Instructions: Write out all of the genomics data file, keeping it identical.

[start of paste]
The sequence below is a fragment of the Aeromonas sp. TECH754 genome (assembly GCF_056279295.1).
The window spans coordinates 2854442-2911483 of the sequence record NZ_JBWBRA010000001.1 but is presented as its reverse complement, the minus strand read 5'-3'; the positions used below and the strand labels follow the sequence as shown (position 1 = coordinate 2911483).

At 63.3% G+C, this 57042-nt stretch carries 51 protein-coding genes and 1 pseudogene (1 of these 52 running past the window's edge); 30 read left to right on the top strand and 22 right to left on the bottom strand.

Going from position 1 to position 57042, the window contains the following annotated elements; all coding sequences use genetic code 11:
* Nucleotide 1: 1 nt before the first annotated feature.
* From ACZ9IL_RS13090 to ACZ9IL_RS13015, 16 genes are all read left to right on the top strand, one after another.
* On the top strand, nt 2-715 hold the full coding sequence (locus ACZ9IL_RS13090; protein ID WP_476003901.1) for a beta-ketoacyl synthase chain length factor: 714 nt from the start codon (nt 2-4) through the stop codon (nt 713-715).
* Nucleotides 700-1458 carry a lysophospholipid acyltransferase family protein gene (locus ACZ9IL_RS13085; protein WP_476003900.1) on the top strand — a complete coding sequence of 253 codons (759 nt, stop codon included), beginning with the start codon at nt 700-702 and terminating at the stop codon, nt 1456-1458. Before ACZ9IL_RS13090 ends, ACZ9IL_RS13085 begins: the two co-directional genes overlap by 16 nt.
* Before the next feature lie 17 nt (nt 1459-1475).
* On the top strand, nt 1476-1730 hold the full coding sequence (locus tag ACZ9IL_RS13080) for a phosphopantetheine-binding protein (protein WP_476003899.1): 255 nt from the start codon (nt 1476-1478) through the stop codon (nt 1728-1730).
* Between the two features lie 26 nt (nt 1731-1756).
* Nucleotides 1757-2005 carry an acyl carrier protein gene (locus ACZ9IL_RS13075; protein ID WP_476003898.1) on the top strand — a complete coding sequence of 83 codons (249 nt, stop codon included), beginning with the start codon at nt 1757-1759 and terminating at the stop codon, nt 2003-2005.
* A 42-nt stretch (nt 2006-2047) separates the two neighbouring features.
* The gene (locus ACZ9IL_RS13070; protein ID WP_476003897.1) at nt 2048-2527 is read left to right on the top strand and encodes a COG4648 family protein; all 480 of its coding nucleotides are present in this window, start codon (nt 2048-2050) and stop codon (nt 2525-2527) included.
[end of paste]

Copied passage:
The sequence below is a fragment of the Aeromonas sp. TECH754 genome (assembly GCF_056279295.1).
The window spans coordinates 2854442-2911483 of the sequence record NZ_JBWBRA010000001.1 but is presented as its reverse complement, the minus strand read 5'-3'; the positions used below and the strand labels follow the sequence as shown (position 1 = coordinate 2911483).

At 63.3% G+C, this 57042-nt stretch carries 51 protein-coding genes and 1 pseudogene (1 of these 52 running past the window's edge); 30 read left to right on the top strand and 22 right to left on the bottom strand.

Going from position 1 to position 57042, the window contains the following annotated elements; all coding sequences use genetic code 11:
* Nucleotide 1: 1 nt before the first annotated feature.
* From ACZ9IL_RS13090 to ACZ9IL_RS13015, 16 genes are all read left to right on the top strand, one after another.
* On the top strand, nt 2-715 hold the full coding sequence (locus ACZ9IL_RS13090; protein ID WP_476003901.1) for a beta-ketoacyl synthase chain length factor: 714 nt from the start codon (nt 2-4) through the stop codon (nt 713-715).
* Nucleotides 700-1458 carry a lysophospholipid acyltransferase family protein gene (locus ACZ9IL_RS13085; protein WP_476003900.1) on the top strand — a complete coding sequence of 253 codons (759 nt, stop codon included), beginning with the start codon at nt 700-702 and terminating at the stop codon, nt 1456-1458. Before ACZ9IL_RS13090 ends, ACZ9IL_RS13085 begins: the two co-directional genes overlap by 16 nt.
* Before the next feature lie 17 nt (nt 1459-1475).
* On the top strand, nt 1476-1730 hold the full coding sequence (locus tag ACZ9IL_RS13080) for a phosphopantetheine-binding protein (protein WP_476003899.1): 255 nt from the start codon (nt 1476-1478) through the stop codon (nt 1728-1730).
* Between the two features lie 26 nt (nt 1731-1756).
* Nucleotides 1757-2005 carry an acyl carrier protein gene (locus ACZ9IL_RS13075; protein ID WP_476003898.1) on the top strand — a complete coding sequence of 83 codons (249 nt, stop codon included), beginning with the start codon at nt 1757-1759 and terminating at the stop codon, nt 2003-2005.
* A 42-nt stretch (nt 2006-2047) separates the two neighbouring features.
* The gene (locus ACZ9IL_RS13070; protein ID WP_476003897.1) at nt 2048-2527 is read left to right on the top strand and encodes a COG4648 family protein; all 480 of its coding nucleotides are present in this window, start codon (nt 2048-2050) and stop codon (nt 2525-2527) included.